Take One Action: Films with a youth focus

At Take One Action Film Festival, young people are leading the way – here are six films from this year's programme with youth at the forefront

Feature by Jamie Dunn | 09 Sep 2019
  • Gods of Molenbeek

Crippling student debts, exorbitant rents, record youth unemployment, a pitiless gig economy, a right-wing government voted in by their parents, freedom of movement crushed by a looming Brexit and a global climate emergency happening before their eyes – it’s no wonder young people feel burned out. This year’s Take One Action programme, however, suggests Gen Y and Z aren’t taking these obstacles lying down. 

Many of this year’s films allow you to see life from the point-of-view of young people on the margins. Take Tiny Souls, from Palestinian-Jordanian director Dina Naser, which offers a child’s-eye-view of the refugee crisis from the Zaatari refugee camp in Jordan by following the lives of a trio of young refugees over four years (Filmhouse, 22 Sep, 5.45pm; CCA, 23 Sep, 7.30pm).

In Anbessa, Mo Scarpelli takes a more dream-like approach in her portrait of a ten-year-old Ethiopian boy, examining how his emotional state compares to the stark political and economic realities reshaping Ethiopia (GFT, 25 Sep, 5.45pm; Filmhouse, 26 Sep, 5.50pm).

Even younger are the protagonists of Reetta Huhtanen’s Gods of Molenbeek, which follows two six-year-old best pals from Belgium’s poverty-afflicted Molenbeek district as they muse on myriad topics, from Thor’s hammer to religious dogma to their place in the universe (Filmhouse, 21 Sep, 5.30pm).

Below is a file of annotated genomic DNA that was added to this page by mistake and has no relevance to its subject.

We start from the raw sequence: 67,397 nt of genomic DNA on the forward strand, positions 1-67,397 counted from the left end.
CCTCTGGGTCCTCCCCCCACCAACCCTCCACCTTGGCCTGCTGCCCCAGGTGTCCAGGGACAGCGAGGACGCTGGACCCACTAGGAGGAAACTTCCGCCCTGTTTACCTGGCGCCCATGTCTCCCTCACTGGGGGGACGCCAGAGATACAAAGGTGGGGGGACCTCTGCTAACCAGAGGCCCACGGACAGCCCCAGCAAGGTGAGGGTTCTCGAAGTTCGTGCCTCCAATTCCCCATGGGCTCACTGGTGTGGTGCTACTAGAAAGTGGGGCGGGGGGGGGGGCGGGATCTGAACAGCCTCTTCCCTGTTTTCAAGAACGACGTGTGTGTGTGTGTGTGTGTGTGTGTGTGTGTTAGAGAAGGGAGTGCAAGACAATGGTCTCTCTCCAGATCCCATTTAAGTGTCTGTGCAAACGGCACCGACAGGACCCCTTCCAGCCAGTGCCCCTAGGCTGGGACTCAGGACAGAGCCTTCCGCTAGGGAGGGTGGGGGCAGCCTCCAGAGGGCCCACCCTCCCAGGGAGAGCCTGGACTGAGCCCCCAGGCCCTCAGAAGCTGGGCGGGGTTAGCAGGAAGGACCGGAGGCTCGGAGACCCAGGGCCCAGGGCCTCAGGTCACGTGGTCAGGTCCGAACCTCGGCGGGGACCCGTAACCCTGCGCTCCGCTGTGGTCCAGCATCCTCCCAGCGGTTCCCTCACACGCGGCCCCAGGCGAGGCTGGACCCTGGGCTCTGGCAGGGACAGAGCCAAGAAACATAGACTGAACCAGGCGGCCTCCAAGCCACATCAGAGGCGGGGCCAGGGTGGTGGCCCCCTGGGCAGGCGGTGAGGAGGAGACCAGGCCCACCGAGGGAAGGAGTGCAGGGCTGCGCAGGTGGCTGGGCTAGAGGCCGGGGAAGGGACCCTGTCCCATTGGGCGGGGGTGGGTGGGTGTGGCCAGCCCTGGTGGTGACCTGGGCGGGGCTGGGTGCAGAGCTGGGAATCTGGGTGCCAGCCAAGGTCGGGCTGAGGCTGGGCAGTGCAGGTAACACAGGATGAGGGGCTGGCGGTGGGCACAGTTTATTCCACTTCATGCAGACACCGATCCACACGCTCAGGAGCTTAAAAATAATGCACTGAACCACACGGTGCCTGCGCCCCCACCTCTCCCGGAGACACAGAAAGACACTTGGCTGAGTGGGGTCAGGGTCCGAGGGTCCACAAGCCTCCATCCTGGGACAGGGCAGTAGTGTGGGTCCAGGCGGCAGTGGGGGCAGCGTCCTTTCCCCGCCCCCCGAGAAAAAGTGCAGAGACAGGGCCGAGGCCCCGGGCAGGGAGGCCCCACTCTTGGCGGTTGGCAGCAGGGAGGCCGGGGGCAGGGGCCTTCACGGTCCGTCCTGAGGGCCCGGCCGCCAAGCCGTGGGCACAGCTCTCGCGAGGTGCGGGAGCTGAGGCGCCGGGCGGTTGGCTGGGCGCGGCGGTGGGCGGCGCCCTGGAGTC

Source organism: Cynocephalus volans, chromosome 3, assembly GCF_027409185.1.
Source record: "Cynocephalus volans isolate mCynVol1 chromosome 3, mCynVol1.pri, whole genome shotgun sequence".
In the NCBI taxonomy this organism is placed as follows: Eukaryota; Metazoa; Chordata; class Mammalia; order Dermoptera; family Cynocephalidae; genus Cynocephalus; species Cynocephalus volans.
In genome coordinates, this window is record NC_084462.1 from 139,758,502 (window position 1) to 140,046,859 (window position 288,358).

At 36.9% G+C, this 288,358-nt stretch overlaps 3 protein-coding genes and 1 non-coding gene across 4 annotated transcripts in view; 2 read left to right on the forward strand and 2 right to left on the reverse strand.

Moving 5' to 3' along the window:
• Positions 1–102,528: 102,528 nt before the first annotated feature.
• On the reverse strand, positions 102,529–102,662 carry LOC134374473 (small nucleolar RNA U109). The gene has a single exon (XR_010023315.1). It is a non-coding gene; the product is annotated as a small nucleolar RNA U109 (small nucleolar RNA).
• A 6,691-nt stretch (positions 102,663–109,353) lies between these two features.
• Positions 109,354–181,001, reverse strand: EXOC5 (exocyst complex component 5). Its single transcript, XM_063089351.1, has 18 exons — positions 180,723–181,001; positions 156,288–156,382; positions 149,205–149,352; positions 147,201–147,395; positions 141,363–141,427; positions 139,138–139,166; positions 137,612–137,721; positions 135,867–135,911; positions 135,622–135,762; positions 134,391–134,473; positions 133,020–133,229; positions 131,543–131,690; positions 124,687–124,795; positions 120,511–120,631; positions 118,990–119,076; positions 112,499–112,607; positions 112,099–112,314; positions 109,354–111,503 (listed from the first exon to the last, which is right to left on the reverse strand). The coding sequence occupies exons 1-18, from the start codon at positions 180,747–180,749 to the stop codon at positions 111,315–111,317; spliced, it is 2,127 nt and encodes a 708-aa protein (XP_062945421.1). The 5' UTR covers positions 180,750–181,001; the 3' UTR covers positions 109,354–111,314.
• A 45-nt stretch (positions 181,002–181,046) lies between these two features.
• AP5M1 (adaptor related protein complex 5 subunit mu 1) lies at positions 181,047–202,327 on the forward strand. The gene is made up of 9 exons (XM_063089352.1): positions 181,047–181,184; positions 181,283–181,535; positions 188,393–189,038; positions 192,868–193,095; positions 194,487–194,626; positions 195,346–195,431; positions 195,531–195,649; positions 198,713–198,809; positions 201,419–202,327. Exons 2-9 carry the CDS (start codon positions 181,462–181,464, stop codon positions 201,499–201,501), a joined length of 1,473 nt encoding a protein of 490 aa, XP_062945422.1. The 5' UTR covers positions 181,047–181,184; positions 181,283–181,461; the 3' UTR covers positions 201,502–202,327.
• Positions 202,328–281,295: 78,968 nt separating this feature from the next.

Several films in Take One Action’s programme are concerned with the escalating climate crisis and highlight the role youth activism plays in pushing the climate agenda forward. In Grit, for example, a young woman finds her voice as an activist when her community is devastated by a fracking disaster (Filmhouse, 20 Sep, 5.50pm; CCA, 21 Sep, 7.30pm).

Inventing Tomorrow, meanwhile, follows passionate teenage science students from around the world who are coming up with inventive solutions to myriad environmental threats (City of Glasgow College, 20 Sep, 2pm; Filmhouse, 27 Sep, 5.50pm).

The powerful Scheme Birds, from Swedish duo Ellen Fiske and Ellinor Hallin, concerns the life of young people much closer to home. Like the best of the films in Take One Action, this lyrical portrait of the turbulent life of a teenage girl from Motherwell is unflinching in its honesty and heartbreaking in its compassion (GFT, 24 Sep, 5.45pm; Filmhouse, 25 Sep, 6pm; MacRobert Centre, 11 Oct, 6pm; Dundee Contemporary Arts, 17 Oct, 6pm).